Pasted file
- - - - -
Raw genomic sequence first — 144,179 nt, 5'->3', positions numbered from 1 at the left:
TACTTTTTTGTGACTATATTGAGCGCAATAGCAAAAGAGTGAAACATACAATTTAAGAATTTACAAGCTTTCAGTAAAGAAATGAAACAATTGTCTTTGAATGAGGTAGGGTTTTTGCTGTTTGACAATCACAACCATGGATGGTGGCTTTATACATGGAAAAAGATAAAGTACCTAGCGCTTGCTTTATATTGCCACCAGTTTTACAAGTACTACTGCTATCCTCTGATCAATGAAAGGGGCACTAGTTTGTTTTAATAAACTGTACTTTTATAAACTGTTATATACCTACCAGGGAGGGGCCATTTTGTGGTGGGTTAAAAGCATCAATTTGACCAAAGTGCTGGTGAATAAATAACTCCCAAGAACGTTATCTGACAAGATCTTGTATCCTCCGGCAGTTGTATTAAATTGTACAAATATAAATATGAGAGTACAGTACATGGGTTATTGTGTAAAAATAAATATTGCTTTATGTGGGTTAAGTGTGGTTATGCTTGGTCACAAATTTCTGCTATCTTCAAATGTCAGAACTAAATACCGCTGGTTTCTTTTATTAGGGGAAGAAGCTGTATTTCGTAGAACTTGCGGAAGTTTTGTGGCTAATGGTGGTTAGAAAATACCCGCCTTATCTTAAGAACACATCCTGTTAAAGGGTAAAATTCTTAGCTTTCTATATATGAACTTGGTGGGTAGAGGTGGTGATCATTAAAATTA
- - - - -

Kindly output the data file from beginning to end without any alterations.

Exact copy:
Raw genomic sequence first — 144,179 nt, 5'->3', positions numbered from 1 at the left:
TACTTTTTTGTGACTATATTGAGCGCAATAGCAAAAGAGTGAAACATACAATTTAAGAATTTACAAGCTTTCAGTAAAGAAATGAAACAATTGTCTTTGAATGAGGTAGGGTTTTTGCTGTTTGACAATCACAACCATGGATGGTGGCTTTATACATGGAAAAAGATAAAGTACCTAGCGCTTGCTTTATATTGCCACCAGTTTTACAAGTACTACTGCTATCCTCTGATCAATGAAAGGGGCACTAGTTTGTTTTAATAAACTGTACTTTTATAAACTGTTATATACCTACCAGGGAGGGGCCATTTTGTGGTGGGTTAAAAGCATCAATTTGACCAAAGTGCTGGTGAATAAATAACTCCCAAGAACGTTATCTGACAAGATCTTGTATCCTCCGGCAGTTGTATTAAATTGTACAAATATAAATATGAGAGTACAGTACATGGGTTATTGTGTAAAAATAAATATTGCTTTATGTGGGTTAAGTGTGGTTATGCTTGGTCACAAATTTCTGCTATCTTCAAATGTCAGAACTAAATACCGCTGGTTTCTTTTATTAGGGGAAGAAGCTGTATTTCGTAGAACTTGCGGAAGTTTTGTGGCTAATGGTGGTTAGAAAATACCCGCCTTATCTTAAGAACACATCCTGTTAAAGGGTAAAATTCTTAGCTTTCTATATATGAACTTGGTGGGTAGAGGTGGTGATCATTAAAATTA